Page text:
On March 1, 2018, Theresa M. Michele, M.D., director of the Division of Nonprescription Drug Products, of the FDA’s Center for Drug Evaluation and Research (CDER), discussed why the FDA took steps to implement packaging limitations for the common anti-diarrhea medicine loperamide.
Loperamide is an opioid-receptor agonist that acts on opioid receptors in the gastrointestinal tract to slow intestinal movement, which leads to fewer bowel movements and less watery stool. Loperamide is sold over-the-counter (OTC) under the brand name Imodium, under store brands, and in generic form. When used at the recommended OTC dose of no more than eight mg per day, it is a safe and effective treatment for diarrhea symptoms. Loperamide has been available over the counter since 1988.
In the last few years, the FDA has seen an increase in reports of unsafe use of loperamide, which can result in severe heart problems. From 1976 through 2015, the FDA received reports of 48 cases of serious heart problems associated with loperamide. Of these, 31 cases resulted in hospitalization and 10 patients died. More than half of the 48 cases were reported after 2010, and 22 of the 48 cases indicated that patients were abusing high doses of loperamide.
A 2013 publication that looked at online forums where opioid users anonymously discussed loperamide use found an increase in talk about abusing the drug in recent years. Most commenters discussed using the medication to self-treat symptoms of opioid withdrawal, but a significant portion (approximately 25 percent) reported using it to achieve a euphoric state. The FDA continues to receive reports of loperamide misuse and abuse and associated serious adverse cardiac events.
When taken as directed, the drug does not cross the blood-brain barrier or produce the euphoric effects that other opioid products do. However, when extremely high doses are taken (some reports have noted people taking 100 to 200 mg per day), loperamide enters the central nervous system and can produce a sense of euphoria similar to that associated with centrally-acting opioids like hydrocodone, morphine, or heroin. This has prompted some people who are in the throes of opioid withdrawal to use loperamide to help ease their symptoms, or to get high.
At such high levels, the drug can be very dangerous. High doses of loperamide can cause serious heart problems, including arrhythmias, loss of consciousness or fainting, and even cardiac arrest. In addition, loperamide can interact with some medications such as certain antifungal drugs, the antibiotics erythromycin and clarithromycin, several acid reflux drugs, and others, worsening these effects.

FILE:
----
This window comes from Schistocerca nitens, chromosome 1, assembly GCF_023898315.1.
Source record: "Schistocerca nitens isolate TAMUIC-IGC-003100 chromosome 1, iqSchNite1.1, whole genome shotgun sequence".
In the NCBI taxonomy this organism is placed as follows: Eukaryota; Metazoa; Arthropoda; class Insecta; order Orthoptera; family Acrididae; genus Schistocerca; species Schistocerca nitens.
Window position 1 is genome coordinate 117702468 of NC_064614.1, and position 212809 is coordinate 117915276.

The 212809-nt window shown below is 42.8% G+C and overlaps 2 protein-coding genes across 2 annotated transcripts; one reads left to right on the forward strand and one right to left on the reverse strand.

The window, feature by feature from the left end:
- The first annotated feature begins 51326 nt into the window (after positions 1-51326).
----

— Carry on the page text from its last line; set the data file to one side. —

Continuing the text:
The FDA is working with manufacturers to use blister packs or other single dose packaging and to limit the number of doses in a package. This move is part of a collaborative effort with manufacturers to foster safe use of the medicine, and to reduce the likelihood of its misuse or abuse.
Health care providers should consider loperamide as a possible cause of unexplained cardiac events. Loperamide misuse or abuse can cause different kinds of ventricular arrhythmias, syncope, and cardiac arrest. For example, loperamide misuse or abuse can cause QT interval prolongation. A QT interval is a measure of how fast the heart’s ventricles are becoming ready for a new cycle. Excessive QT prolongation carries a risk of sudden cardiac death (SCD). Also, loperamide misuse or abuse can cause Torsades de Pointes, also referred to as torsade depointes, TdP or simply torsade(s), a specific type of abnormal heart rhythm that can lead to SCD. For some cases of Torsades de Pointes in which drug treatment is ineffective, electrical pacing or cardioversion may be required.
Health care providers who suspect loperamide misuse or abuse should order a blood test that specifically measures loperamide levels because a standard drug screening will not detect the medicine. Health care providers should be cautious about prescribing loperamide for patients who are at risk for serious heart problems or who are already on medications known to inhibit loperamide metabolism or prolong the QT interval.
See the FDA CDER Conversation
See the FDA Drug Safety Communication
See also Medical Law Perspectives Report: Drugs, Dosage, and Damage: Physician Liability for Prescribing or Administering Medication
See also Medical Law Perspectives Report: Unnecessary Cardiac Procedures: Getting to the Heart of the Risks
See also Medical Law Perspectives Report: Congenital Heart Conditions: How Infants, Adults, and Healthcare Providers Handle the Risks
See also Medical Law Perspectives Report: Diagnosis and Treatment of Heart Attacks: Liability Issues